Tuesday, August 26, 2014

ALS - Amyotrophic lateral sclerosis


  1. Amyotrophic comes from the Greek word amyotrophia: a- means "no", myo refers to "muscle", and trophia means "nourishment"; amyotrophia therefore means "no muscle nourishment," which describes the characteristic atrophy of the sufferer's disused muscle tissue. Lateral identifies the areas in a person's spinal cord where portions of the nerve cells that are affected are located. As this area degenerates it leads to scarring or hardening ("sclerosis") in the region.
  2. Also referred to as motor neurone disease (MND), Charcot disease and
    in the United States, Lou Gehrig's disease.
  3. ALS is a neurodegenerative disease characterised by muscle spasticity, rapidly progressive weakness due to muscle atrophy, and difficulty in speaking (dysarthria), swallowing (dysphagia), and breathing (dyspnea) or in simple terms --- The disease affects the brain and the spinal cord causing motor neurones to degenerate and die, leading to gradual paralysis and eventually death.
  4. ALS is the most common of the five motor neuron diseases and is a debilitating disease that basically triggers a slow paralysis on those who are stricken by causing the nerve cells to stop working. It's literally an ongoing death sentence. With the exception of some cases like that of Stephen Hawking, most people who are diagnosed with the ailment willonly live only two to five years.
  5. There's no cure for the disease as of the moment. The goal of the several groups affiliated with ALS Association is to raise money for research and patient services while at the same time raising awareness.
  6. Median survival time from onset to death is 39 months, and only 4% survive longer than 10 years, although rare cases survive 50 years or more. Most die from respiratory failure, usually within three to five years from onset of symptoms.
  7. The cause of ALS is not yet completely known. But scientific researches have found that ALS may have some genetic links.
  8. The Ice Bucket Challenge, sometimes called the ALS Ice Bucket Challenge which went viral throughout social media during July-August 2014, is an activity involving dumping a bucket of ice water on someone's head to promote awareness of the disease amyotrophic lateral sclerosis (ALS) and encourage donations to research.
  9. The rules of the ALS Challenge are simple: those who have been mentioned or tagged by participants have two options to complete the said challenge. The first is to record a video of themselves pouring a bucket of ice-cold water over their head. Those who are challenged but choose not to accept it will have to donate $100 to an ALS association of his or her choice. However, most of those who accepted the challenge, particularly big personalities, still pledged to donate.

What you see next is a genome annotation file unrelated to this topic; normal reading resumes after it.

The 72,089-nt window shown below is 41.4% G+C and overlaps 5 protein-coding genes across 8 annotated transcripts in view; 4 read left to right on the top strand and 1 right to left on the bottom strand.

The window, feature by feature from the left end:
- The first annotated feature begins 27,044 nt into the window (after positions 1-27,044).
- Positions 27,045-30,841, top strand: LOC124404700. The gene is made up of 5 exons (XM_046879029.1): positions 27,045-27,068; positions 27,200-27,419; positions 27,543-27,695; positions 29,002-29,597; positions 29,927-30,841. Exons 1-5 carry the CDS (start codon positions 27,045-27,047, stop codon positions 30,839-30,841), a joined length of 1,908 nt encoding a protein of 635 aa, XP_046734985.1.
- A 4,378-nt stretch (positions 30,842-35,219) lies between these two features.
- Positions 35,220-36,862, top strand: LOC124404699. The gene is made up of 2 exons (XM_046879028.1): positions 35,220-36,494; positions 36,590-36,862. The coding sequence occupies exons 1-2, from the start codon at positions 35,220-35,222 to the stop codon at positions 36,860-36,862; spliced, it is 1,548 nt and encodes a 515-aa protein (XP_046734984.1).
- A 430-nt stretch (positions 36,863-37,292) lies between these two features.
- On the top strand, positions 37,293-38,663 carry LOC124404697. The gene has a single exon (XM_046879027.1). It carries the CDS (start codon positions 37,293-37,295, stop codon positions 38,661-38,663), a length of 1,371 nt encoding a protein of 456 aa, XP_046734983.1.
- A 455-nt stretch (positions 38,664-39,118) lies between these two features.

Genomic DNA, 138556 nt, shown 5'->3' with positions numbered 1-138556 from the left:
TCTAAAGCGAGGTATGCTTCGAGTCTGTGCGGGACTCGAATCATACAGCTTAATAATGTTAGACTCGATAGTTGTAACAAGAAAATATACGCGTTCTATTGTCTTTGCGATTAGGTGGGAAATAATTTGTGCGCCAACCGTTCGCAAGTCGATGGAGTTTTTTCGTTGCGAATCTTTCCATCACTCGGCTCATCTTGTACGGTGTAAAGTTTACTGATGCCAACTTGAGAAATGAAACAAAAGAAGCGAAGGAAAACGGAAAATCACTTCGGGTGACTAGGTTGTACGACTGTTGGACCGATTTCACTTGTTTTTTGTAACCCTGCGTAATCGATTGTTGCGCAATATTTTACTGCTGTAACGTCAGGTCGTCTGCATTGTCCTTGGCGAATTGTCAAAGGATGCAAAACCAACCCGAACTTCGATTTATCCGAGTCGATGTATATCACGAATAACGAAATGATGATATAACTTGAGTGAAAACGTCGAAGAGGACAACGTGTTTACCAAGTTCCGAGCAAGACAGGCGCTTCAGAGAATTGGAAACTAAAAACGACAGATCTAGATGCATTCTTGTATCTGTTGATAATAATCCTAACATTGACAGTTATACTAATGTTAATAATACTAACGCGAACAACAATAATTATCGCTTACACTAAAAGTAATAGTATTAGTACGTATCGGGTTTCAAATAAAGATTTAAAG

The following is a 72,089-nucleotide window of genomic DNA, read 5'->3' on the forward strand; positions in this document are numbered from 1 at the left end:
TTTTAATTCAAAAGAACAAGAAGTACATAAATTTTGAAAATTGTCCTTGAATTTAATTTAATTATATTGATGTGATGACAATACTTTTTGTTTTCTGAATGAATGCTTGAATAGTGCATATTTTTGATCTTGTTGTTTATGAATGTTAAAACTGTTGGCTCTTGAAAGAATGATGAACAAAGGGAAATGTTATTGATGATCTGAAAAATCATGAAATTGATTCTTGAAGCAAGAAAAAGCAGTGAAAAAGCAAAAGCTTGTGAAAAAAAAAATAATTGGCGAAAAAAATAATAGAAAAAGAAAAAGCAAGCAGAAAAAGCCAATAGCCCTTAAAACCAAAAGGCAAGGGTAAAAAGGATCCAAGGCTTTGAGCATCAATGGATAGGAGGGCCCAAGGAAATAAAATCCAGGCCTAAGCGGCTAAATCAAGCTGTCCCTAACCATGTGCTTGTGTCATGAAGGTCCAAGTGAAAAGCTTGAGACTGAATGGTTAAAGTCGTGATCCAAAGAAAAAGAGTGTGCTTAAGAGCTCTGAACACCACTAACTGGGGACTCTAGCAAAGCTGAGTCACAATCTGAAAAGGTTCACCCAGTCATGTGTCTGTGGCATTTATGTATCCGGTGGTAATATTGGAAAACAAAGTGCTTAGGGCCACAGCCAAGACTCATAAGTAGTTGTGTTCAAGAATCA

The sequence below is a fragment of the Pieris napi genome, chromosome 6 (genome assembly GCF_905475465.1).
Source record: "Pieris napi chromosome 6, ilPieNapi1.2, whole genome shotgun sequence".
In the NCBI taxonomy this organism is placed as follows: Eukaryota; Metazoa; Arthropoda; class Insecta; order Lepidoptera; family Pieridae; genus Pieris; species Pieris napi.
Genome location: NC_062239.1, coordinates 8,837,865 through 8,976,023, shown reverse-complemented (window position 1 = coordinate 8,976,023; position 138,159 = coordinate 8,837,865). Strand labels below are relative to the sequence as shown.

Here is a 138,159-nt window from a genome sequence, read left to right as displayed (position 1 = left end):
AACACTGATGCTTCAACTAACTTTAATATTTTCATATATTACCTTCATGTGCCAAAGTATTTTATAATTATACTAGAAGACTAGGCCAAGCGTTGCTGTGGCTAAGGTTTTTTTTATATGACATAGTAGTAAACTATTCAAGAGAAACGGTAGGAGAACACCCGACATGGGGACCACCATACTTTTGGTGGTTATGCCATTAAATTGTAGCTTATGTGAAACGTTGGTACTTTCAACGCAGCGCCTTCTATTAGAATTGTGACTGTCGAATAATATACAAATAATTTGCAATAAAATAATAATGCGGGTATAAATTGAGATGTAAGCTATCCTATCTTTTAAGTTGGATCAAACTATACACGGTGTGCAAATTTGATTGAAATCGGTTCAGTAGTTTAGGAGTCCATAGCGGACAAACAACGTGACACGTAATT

10. The idea of dousing cold water on one's head to raise money has early origins, and they are not exclusive to ALS awareness. The exact date of its origin is unclear. A Slate report says that a search of the hashtag #icebucketchallenge on Instagram indicates that video challenges began as early as 2013, with most of them being done just for fun. But the ALS reference in ice bucket challenge videos reportedly began in a video posted on July 15, 2014 by golfer Chris Kennedy. He tagged and challenged his cousin in New York, whose husband has had ALS for 11 years.
  11. Its virality on social media did result to the massive increase of support poured in to ALS charities. New York Times reported that the association had received $41.8 million in donations from July 29 until Aug. 21.
  12. The feeling of ice-cold water over the body is said to be similar to the numbing effect of ALS.
References:

Amyotrophic lateral sclerosis
FAST FACTS: ALS and the ice bucket challenge
Ice Bucket Challenge Rules Explained: How It Help ALS Charities?
The 'Ice Bucket Challenge' Has Raised $88.5 Million (And Counting) For ALS. Now What?
Ice Bucket Challenge

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